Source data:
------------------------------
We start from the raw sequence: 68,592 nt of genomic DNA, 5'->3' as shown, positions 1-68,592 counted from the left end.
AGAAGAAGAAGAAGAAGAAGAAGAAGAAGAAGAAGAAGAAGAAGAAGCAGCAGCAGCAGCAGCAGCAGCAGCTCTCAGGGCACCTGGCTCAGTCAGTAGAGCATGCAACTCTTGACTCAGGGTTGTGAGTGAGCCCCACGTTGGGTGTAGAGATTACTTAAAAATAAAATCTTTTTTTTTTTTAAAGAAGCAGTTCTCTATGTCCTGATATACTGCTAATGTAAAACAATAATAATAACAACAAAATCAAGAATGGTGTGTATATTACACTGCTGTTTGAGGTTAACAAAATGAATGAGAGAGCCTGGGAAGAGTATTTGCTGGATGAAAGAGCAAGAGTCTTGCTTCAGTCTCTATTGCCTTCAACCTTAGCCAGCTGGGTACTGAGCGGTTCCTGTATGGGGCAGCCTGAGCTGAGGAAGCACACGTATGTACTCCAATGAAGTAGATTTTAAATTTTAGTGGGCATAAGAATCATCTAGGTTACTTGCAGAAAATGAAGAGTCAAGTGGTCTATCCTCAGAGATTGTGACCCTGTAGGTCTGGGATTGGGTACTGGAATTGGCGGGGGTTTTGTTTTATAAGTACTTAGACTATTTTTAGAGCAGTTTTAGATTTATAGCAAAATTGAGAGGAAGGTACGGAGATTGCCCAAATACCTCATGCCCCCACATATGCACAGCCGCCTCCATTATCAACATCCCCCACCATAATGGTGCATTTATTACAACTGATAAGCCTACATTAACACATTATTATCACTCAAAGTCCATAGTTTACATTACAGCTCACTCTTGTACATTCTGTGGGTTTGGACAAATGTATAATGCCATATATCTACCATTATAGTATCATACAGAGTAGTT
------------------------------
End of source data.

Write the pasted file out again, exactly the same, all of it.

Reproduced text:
We start from the raw sequence: 68,592 nt of genomic DNA, 5'->3' as shown, positions 1-68,592 counted from the left end.
AGAAGAAGAAGAAGAAGAAGAAGAAGAAGAAGAAGAAGAAGAAGAAGCAGCAGCAGCAGCAGCAGCAGCAGCTCTCAGGGCACCTGGCTCAGTCAGTAGAGCATGCAACTCTTGACTCAGGGTTGTGAGTGAGCCCCACGTTGGGTGTAGAGATTACTTAAAAATAAAATCTTTTTTTTTTTTAAAGAAGCAGTTCTCTATGTCCTGATATACTGCTAATGTAAAACAATAATAATAACAACAAAATCAAGAATGGTGTGTATATTACACTGCTGTTTGAGGTTAACAAAATGAATGAGAGAGCCTGGGAAGAGTATTTGCTGGATGAAAGAGCAAGAGTCTTGCTTCAGTCTCTATTGCCTTCAACCTTAGCCAGCTGGGTACTGAGCGGTTCCTGTATGGGGCAGCCTGAGCTGAGGAAGCACACGTATGTACTCCAATGAAGTAGATTTTAAATTTTAGTGGGCATAAGAATCATCTAGGTTACTTGCAGAAAATGAAGAGTCAAGTGGTCTATCCTCAGAGATTGTGACCCTGTAGGTCTGGGATTGGGTACTGGAATTGGCGGGGGTTTTGTTTTATAAGTACTTAGACTATTTTTAGAGCAGTTTTAGATTTATAGCAAAATTGAGAGGAAGGTACGGAGATTGCCCAAATACCTCATGCCCCCACATATGCACAGCCGCCTCCATTATCAACATCCCCCACCATAATGGTGCATTTATTACAACTGATAAGCCTACATTAACACATTATTATCACTCAAAGTCCATAGTTTACATTACAGCTCACTCTTGTACATTCTGTGGGTTTGGACAAATGTATAATGCCATATATCTACCATTATAGTATCATACAGAGTAGTT